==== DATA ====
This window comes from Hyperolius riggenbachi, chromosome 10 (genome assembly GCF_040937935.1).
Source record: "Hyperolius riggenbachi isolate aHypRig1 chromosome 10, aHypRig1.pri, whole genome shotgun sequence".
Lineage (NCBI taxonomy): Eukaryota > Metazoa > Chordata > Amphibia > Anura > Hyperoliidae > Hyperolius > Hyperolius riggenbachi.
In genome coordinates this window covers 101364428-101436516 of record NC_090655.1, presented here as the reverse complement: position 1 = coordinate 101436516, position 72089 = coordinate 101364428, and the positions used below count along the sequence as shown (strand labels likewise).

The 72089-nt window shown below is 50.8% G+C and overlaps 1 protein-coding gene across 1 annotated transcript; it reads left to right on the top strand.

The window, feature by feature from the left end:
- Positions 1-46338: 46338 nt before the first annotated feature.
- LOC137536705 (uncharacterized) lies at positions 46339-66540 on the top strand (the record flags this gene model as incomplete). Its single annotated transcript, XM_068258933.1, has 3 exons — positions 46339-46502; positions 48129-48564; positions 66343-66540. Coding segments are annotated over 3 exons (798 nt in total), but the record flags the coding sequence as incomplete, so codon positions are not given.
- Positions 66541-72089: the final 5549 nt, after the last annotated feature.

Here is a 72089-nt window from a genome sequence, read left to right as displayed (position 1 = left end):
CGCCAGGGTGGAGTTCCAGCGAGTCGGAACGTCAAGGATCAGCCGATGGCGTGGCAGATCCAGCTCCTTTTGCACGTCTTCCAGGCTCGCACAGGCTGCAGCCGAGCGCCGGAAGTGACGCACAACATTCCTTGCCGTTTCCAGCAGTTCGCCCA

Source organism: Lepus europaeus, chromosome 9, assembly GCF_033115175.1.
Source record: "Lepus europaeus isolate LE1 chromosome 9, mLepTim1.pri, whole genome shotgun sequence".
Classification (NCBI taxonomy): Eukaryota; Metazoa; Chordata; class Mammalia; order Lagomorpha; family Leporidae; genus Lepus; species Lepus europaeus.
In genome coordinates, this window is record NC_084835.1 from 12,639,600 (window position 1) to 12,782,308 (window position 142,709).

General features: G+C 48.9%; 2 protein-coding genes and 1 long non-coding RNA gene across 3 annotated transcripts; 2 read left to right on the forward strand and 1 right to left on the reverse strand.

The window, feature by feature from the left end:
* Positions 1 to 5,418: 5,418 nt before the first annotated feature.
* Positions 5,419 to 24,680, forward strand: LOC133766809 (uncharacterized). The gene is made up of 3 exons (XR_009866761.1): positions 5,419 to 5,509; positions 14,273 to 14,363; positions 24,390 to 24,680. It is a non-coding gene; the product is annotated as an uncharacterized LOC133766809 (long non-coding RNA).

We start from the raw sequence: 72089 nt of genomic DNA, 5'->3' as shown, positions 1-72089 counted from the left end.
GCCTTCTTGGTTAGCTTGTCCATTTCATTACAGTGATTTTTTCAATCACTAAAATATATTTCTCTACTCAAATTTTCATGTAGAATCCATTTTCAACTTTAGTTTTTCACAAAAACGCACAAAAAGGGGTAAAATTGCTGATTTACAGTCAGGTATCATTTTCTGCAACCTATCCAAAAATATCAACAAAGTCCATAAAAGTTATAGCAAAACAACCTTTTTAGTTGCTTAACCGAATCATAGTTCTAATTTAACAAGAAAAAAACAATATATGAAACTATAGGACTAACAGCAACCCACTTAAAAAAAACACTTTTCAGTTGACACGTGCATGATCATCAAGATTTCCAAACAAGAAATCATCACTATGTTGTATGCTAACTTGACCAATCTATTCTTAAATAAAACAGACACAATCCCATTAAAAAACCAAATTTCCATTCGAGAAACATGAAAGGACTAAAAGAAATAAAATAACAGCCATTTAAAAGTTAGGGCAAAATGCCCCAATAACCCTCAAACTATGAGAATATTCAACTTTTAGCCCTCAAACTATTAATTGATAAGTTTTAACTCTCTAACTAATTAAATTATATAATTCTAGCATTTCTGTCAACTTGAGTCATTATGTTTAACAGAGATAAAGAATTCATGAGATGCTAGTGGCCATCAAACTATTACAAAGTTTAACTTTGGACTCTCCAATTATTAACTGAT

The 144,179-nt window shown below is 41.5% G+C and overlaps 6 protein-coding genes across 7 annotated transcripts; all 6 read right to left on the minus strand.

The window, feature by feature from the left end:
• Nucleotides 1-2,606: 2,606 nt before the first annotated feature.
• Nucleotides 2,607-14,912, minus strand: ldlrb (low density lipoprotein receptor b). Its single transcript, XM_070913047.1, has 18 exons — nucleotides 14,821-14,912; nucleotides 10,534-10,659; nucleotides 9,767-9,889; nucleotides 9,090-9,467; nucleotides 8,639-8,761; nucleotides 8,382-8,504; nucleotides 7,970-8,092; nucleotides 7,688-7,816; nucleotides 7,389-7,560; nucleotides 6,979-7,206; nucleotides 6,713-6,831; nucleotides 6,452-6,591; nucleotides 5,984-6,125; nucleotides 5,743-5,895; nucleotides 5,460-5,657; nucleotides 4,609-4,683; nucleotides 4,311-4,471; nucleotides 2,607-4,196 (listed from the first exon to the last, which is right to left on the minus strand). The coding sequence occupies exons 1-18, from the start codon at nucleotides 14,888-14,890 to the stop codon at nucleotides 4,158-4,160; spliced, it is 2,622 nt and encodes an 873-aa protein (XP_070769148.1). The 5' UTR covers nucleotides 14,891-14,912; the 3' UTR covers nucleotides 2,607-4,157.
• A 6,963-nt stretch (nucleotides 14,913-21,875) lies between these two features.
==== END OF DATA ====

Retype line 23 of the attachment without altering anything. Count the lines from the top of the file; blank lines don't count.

The window, feature by feature from the left end: